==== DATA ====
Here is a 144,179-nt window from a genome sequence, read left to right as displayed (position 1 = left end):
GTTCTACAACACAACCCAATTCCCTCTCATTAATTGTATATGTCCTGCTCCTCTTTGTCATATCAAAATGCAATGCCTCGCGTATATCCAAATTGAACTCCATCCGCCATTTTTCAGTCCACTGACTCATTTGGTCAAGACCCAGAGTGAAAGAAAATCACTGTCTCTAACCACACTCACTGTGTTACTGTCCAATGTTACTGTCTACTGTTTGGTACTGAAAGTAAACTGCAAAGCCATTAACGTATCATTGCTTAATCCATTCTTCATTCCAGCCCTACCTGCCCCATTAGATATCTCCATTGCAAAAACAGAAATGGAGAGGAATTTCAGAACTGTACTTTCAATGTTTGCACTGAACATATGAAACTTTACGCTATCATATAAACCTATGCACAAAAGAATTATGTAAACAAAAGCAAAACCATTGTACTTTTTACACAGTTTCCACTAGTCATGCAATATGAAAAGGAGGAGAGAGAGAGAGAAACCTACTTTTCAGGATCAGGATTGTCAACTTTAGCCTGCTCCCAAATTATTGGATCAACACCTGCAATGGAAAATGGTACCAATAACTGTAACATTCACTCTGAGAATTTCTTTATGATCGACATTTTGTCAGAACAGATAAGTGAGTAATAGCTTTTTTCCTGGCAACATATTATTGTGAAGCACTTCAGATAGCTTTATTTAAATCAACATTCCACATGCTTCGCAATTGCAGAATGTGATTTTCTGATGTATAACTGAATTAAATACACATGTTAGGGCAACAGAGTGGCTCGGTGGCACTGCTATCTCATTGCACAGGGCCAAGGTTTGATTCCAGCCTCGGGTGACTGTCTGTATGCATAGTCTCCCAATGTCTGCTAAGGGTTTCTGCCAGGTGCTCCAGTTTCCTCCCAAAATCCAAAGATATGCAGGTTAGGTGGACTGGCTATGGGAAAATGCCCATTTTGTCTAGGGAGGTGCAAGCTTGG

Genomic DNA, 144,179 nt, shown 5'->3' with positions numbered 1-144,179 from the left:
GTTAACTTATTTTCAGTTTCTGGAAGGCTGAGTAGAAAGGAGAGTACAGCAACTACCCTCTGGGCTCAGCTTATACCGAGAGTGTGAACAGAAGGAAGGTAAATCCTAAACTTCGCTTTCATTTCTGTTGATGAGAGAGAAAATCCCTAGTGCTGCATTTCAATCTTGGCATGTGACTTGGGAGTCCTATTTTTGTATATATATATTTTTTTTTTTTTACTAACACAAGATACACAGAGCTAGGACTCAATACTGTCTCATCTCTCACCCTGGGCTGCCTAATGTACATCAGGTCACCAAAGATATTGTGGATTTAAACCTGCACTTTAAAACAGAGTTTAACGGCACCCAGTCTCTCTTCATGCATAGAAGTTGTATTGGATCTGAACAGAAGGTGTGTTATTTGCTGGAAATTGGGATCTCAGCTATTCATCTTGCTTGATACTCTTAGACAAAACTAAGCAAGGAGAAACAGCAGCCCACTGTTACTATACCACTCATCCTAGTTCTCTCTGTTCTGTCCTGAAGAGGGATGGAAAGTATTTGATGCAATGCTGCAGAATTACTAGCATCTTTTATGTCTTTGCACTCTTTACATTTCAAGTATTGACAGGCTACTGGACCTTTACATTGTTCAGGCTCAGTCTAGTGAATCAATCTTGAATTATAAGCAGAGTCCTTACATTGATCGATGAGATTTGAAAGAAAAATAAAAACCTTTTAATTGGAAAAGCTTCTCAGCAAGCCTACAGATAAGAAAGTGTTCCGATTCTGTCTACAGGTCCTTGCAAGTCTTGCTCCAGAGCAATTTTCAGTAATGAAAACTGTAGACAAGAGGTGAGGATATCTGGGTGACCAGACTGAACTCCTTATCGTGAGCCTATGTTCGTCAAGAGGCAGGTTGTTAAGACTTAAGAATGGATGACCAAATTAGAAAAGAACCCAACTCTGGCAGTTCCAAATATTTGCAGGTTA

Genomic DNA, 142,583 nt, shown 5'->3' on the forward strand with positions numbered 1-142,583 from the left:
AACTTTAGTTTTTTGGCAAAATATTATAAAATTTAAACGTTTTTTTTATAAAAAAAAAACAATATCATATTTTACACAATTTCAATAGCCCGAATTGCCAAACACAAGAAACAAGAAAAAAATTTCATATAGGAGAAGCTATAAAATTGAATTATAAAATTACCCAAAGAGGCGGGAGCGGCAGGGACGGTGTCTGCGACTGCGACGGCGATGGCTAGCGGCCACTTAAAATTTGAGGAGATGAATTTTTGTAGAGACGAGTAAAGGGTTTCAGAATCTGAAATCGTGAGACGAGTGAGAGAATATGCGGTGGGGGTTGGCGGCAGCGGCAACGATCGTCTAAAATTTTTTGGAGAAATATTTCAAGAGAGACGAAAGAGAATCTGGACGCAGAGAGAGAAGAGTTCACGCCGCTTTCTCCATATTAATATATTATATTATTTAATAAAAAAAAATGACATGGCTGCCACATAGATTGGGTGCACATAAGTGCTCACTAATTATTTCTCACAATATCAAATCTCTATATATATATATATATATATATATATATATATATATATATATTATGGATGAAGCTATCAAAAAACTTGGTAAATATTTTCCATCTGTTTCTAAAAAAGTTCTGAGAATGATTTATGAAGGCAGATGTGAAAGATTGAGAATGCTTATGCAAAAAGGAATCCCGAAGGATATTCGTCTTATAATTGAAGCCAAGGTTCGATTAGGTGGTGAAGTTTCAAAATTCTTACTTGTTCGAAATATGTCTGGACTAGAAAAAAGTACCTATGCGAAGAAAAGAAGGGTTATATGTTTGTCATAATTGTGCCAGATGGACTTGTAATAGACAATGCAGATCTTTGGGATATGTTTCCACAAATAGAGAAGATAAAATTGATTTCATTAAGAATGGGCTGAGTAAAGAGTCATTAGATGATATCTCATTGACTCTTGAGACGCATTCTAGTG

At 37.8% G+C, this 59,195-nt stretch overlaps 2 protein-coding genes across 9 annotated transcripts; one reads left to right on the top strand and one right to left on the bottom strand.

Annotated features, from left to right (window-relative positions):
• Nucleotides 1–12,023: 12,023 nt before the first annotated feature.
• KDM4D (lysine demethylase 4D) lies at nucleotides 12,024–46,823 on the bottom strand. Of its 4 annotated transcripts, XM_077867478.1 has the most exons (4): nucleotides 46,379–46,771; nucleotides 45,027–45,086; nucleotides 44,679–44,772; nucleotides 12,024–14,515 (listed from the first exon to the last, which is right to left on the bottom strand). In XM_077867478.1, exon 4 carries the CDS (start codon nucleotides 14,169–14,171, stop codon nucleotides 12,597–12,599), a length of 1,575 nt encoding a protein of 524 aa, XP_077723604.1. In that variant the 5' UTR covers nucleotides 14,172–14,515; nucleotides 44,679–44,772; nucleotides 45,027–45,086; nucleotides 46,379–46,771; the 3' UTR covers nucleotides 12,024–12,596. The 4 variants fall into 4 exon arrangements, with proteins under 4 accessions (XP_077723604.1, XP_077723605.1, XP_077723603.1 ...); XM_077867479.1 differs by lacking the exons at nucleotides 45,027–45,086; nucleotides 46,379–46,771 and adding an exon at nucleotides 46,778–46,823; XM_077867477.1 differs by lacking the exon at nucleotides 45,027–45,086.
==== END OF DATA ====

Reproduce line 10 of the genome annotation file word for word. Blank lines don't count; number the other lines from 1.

• KDM4D (lysine demethylase 4D) lies at nucleotides 12,024–46,823 on the bottom strand. Of its 4 annotated transcripts, XM_077867478.1 has the most exons (4): nucleotides 46,379–46,771; nucleotides 45,027–45,086; nucleotides 44,679–44,772; nucleotides 12,024–14,515 (listed from the first exon to the last, which is right to left on the bottom strand). In XM_077867478.1, exon 4 carries the CDS (start codon nucleotides 14,169–14,171, stop codon nucleotides 12,597–12,599), a length of 1,575 nt encoding a protein of 524 aa, XP_077723604.1. In that variant the 5' UTR covers nucleotides 14,172–14,515; nucleotides 44,679–44,772; nucleotides 45,027–45,086; nucleotides 46,379–46,771; the 3' UTR covers nucleotides 12,024–12,596. The 4 variants fall into 4 exon arrangements, with proteins under 4 accessions (XP_077723604.1, XP_077723605.1, XP_077723603.1 ...); XM_077867479.1 differs by lacking the exons at nucleotides 45,027–45,086; nucleotides 46,379–46,771 and adding an exon at nucleotides 46,778–46,823; XM_077867477.1 differs by lacking the exon at nucleotides 45,027–45,086.